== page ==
HELENA — The Montana Supreme Court on Tuesday unanimously rejected the state Legislature’s request to throw out its case regarding legislative subpoena power. The order denying the motion to “moot” the litigation adds another twist to the months-long standoff over separation of powers between Montana’s branches of government.
The court’s opinion comes in response to an announcement from Republican lawmakers last week saying the Legislature would withdraw the wide-ranging subpoenas it had issued in April for records and communications of Supreme Court justices and Court Administrator Beth McLaughlin.
The Legislature explained that decision as an effort to turn down the heat in the conflict with the judiciary — a clash that has been advanced by fiery communications from its counsel in the attorney general’s office, such as a refusal to abide by a court order and motions seeking the recusal of all Supreme Court justices from the case, McLaughlin v. Legislature.
McLaughlin, through an attorney, opposed the Legislature’s motion to moot the case last week, arguing that the outcome of the dispute is highly relevant to the public interest and critical for future scenarios in which the Legislature might test its subpoena powers in unprecedented ways.
In its Tuesday order, the court agreed with the plaintiff’s arguments, stating that the Legislature’s withdrawal of the subpoenas could not undo the fact that lawmakers had successfully obtained McLaughlin’s emails after appealing to another state agency, the Department of Administration, which released a flood of communications without a procedural review by the judicial branch.
“The Legislature has not made this Court aware of any effort to return, destroy, account for, or otherwise address the thousands of unredacted Judicial Branch emails that it previously obtained, without judicial oversight or procedural protections, through the DOA,” the court’s opinion said.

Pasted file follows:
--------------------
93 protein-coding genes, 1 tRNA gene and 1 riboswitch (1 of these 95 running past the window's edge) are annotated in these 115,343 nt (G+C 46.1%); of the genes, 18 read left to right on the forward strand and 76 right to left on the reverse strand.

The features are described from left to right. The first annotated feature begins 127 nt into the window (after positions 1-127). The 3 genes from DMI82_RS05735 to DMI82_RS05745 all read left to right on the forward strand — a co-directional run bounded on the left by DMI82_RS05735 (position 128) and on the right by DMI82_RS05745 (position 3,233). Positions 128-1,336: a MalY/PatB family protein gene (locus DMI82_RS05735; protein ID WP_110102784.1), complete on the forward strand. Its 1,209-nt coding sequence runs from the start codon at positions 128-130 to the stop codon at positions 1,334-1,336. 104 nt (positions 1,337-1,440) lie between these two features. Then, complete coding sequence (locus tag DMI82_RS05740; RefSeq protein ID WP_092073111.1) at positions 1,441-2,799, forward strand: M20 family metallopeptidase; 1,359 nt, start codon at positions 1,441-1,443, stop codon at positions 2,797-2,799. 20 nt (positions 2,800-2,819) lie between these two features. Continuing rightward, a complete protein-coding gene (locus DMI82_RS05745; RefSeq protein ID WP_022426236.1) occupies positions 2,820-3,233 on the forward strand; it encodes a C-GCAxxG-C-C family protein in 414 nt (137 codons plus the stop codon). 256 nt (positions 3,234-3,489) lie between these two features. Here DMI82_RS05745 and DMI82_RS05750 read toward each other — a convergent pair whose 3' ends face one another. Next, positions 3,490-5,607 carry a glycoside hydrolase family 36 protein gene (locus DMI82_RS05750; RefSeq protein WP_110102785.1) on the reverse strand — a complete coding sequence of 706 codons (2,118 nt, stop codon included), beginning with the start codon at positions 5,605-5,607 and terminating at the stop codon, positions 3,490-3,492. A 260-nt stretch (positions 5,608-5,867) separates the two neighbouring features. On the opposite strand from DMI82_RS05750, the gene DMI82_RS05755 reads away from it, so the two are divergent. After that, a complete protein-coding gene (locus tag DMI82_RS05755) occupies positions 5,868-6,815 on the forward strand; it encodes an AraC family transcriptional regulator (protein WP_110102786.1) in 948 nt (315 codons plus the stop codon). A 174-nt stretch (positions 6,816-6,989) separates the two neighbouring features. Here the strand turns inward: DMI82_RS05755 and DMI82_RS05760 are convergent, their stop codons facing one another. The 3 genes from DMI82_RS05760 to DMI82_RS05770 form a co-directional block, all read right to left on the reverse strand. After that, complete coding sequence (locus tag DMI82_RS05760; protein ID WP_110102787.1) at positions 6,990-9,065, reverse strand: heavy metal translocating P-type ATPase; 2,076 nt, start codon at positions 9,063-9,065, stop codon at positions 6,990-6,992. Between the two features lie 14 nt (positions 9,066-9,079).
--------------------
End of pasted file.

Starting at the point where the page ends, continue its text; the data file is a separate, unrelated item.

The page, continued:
The ruling also referenced arguments made by McLaughlin’s attorney about the release of her records, saying, “it is ‘uncertain how that bell can be un-rung,’ once the information has been released.”
In an emailed statement Tuesday afternoon, the chair of the Legislature’s Special Select Committee on Judicial Accountability and Transparency called the court’s order “extraordinary.”
“We withdrew the subpoenas so we could move forward and negotiate this matter with a coequal branch of government, however, the Court has decided to make another unprecedented move by ruling on a nonexistent subpoena,” said Sen. Greg Hertz, R-Polson. “The Court continues to deepen its massive conflict of interest in this case by once again abandoning normal procedure,” he said, suggesting that the court’s order is an attempt to “hide” public records.
The justices’ ruling specifically cited the Legislature’s early actions as justification for why the case continued to be relevant to the public’s interest.
“The Legislature’s decision to act first, and deal with legal ramifications later, does not allow it to declare the issue moot when it determines that it has achieved what it wishes,” the court wrote, adding that “the issue has not ceased to exist as an actual controversy.”
The court also noted that the Legislature has not said it will stop issuing similar subpoenas in the future, adding that lawmakers had decided in April to re-issue a subpoena to McLaughlin and seek documents from all seven justices even after the court had quashed its original subpoena.
“The Legislature has not committed itself to refraining from resuming the challenged conduct if its motion were granted,” the court wrote. “The gravity of the problem is once again magnified by the fact that the Legislature already has in its possession thousands of unredacted Judicial Branch emails.”
Responding to a request for comment, a spokesman for the attorney general’s office cast the court’s ruling as an effort to intensify a conflict with the Legislature.
“It’s striking that the Supreme Court is escalating the situation while the legislature continues to seek negotiation for the release of public records,” Kyler Nerison said. “There is no reality in which the Supreme Court justices can reasonably claim to be unbiased judges in a case involving their own employee and communications — it simply defies common sense. Every Montanan can see the clear conflict of interest this ruling presents for the justices.”
Asked to react to the Tuesday ruling, attorney for McLaughlin Randy Cox declined to comment at length, saying he found the court’s opinion “quite clear.”
The court has previously said it intends to rule on the McLaughlin case without oral arguments from either side, instead adjudicating the case based on existing filings. The Tuesday order did not elaborate on a future timeline.
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